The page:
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A sensitivity study of human mandibular biting simulations using finite element analysis

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JournalJournal of Archaeological Science Reports
DateAccepted/In press - 27 Apr 2018
DateE-pub ahead of print (current) - 4 May 2018
Number of pages13
Early online date4/05/18
Original languageEnglish

Abstract

The form of human mandible reflects both genetic history and loading. In the context of archaeology, it has been used to retrodict loading history as a means of inferring subsistence strategy and paramasticatory use of the dentition. Rather than relying on form to retrodict function, an alternative is to simulate function and compare performance. Finite element analysis (FEA) offers the prospect of predicting and comparing the performance of mandibles under specific loading scenarios, for instance, simulated biting. However, its application depends on the sensitivity of the approach to variation and error in the initial and boundary conditions such as size and shape of the mandible, material properties of the bone tissue, muscle load vectors and the spatial constraints of the model. In the present paper we investigate the sensitivity of an FE model of a modern human mandible to simplifications in material properties and variations in boundary conditions. A medical CT scan of a living patient is used to create a range of FE digital models with different combinations of material properties, spatial constraints and muscle vectors. We then use ten individual CT scans of human mandibles to create simplified FE models all constrained and loaded in a standard way. We compare the development of von Mises strains over the surface of the mandibles, the output forces at the bite points and the modes and magnitudes global of deformations. Our results suggest that potential errors in segmentation, muscle force vectors, and constraints can have an appreciable effect on predictions of performance from FE analysis. Therefore, prediction of absolute strain magnitudes is uncertain. However, the errors are not large compared to the differences we find among the sample of mandibles, and FE analysis performs robustly in predicting relative, if not absolute, strains over the surface of a model. We suggest that a sensible approach in future comparative studies is to identically constrain and load ‘solid models’ comprising one homogenous material (e.g. with the properties of cortical bone). This limits studies to comparison of the effects of varying mandibular external form but such models reasonably predict relative strains, modes of global deformation and bite forces and so allow comparisons of these limited aspects of performance.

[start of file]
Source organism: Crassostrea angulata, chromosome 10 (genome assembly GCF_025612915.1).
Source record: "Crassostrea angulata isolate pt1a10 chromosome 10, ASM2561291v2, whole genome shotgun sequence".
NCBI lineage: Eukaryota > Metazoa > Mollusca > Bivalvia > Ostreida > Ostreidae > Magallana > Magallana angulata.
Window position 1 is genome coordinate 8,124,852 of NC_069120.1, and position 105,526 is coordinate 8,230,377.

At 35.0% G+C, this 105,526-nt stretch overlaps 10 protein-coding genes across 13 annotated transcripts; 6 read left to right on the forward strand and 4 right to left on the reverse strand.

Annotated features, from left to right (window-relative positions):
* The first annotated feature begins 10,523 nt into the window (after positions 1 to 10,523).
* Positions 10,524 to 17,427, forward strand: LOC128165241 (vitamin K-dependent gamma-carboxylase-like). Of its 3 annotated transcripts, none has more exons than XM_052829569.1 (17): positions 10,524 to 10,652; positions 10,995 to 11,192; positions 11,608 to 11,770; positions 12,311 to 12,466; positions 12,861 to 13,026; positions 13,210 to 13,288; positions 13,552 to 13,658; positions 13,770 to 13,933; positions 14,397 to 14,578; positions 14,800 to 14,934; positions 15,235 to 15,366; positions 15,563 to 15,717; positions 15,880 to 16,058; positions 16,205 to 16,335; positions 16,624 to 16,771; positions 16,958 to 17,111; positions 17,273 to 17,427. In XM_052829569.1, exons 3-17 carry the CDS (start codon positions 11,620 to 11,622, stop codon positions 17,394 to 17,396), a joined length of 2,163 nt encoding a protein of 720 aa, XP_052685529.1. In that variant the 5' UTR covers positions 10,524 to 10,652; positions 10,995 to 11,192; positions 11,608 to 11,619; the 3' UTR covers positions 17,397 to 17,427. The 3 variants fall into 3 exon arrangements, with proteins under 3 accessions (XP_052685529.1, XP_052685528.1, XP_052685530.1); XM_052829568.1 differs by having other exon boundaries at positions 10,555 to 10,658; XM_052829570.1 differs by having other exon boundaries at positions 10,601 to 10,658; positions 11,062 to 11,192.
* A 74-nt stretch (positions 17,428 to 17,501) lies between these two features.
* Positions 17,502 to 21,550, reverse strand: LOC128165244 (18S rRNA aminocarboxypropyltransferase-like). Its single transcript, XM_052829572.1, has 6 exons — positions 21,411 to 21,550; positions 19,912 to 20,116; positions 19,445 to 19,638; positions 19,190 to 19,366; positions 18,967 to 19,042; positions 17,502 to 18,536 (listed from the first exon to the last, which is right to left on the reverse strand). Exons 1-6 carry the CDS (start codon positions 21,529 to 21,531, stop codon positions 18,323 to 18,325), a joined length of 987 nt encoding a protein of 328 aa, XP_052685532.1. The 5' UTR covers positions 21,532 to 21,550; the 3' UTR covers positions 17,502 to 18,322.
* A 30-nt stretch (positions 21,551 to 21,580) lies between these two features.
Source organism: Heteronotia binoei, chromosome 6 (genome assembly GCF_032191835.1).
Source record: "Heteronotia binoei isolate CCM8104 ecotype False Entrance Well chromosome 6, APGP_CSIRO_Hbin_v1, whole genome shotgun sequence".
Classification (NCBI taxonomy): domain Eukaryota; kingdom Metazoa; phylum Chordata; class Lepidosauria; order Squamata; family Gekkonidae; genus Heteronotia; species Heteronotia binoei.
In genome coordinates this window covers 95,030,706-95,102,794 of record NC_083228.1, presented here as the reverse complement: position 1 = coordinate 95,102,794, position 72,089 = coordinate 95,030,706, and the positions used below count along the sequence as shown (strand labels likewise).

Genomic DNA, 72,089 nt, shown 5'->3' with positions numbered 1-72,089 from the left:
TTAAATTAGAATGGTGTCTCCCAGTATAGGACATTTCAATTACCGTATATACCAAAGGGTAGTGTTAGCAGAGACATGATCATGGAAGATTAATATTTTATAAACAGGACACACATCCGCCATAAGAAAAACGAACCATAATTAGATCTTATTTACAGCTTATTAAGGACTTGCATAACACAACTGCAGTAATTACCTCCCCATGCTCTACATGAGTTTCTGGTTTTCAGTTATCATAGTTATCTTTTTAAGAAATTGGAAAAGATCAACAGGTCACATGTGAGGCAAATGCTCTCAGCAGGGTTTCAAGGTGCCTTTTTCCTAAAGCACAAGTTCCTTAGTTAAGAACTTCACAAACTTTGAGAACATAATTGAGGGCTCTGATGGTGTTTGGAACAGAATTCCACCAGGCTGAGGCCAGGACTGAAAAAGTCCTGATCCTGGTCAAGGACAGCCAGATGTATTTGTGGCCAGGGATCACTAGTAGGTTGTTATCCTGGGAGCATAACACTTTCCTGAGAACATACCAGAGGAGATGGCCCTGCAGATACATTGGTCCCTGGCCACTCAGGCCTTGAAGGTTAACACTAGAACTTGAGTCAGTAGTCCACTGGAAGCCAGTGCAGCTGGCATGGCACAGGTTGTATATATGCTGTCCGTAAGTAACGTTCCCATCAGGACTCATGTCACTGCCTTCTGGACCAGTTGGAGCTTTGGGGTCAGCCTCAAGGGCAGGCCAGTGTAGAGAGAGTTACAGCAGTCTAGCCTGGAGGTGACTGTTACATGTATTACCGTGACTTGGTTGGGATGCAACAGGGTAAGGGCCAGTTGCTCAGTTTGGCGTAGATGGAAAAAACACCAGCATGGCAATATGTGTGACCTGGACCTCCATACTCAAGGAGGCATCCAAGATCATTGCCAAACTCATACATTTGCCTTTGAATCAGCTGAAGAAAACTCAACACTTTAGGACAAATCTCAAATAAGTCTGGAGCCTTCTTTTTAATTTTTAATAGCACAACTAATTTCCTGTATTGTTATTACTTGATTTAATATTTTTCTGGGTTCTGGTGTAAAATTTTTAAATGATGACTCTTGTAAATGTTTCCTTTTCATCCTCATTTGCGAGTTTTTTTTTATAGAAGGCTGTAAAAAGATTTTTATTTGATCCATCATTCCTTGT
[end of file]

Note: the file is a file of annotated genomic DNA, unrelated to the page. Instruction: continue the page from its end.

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© 2018 Elsevier Ltd. This is an author-produced version of the published paper. Uploaded in accordance with the publisher’s self-archiving policy.

    Research areas

  • Biomechanics, Dietary inference, FEA, Form and function, Mandible, Mesolithic, Upper Palaeolithic

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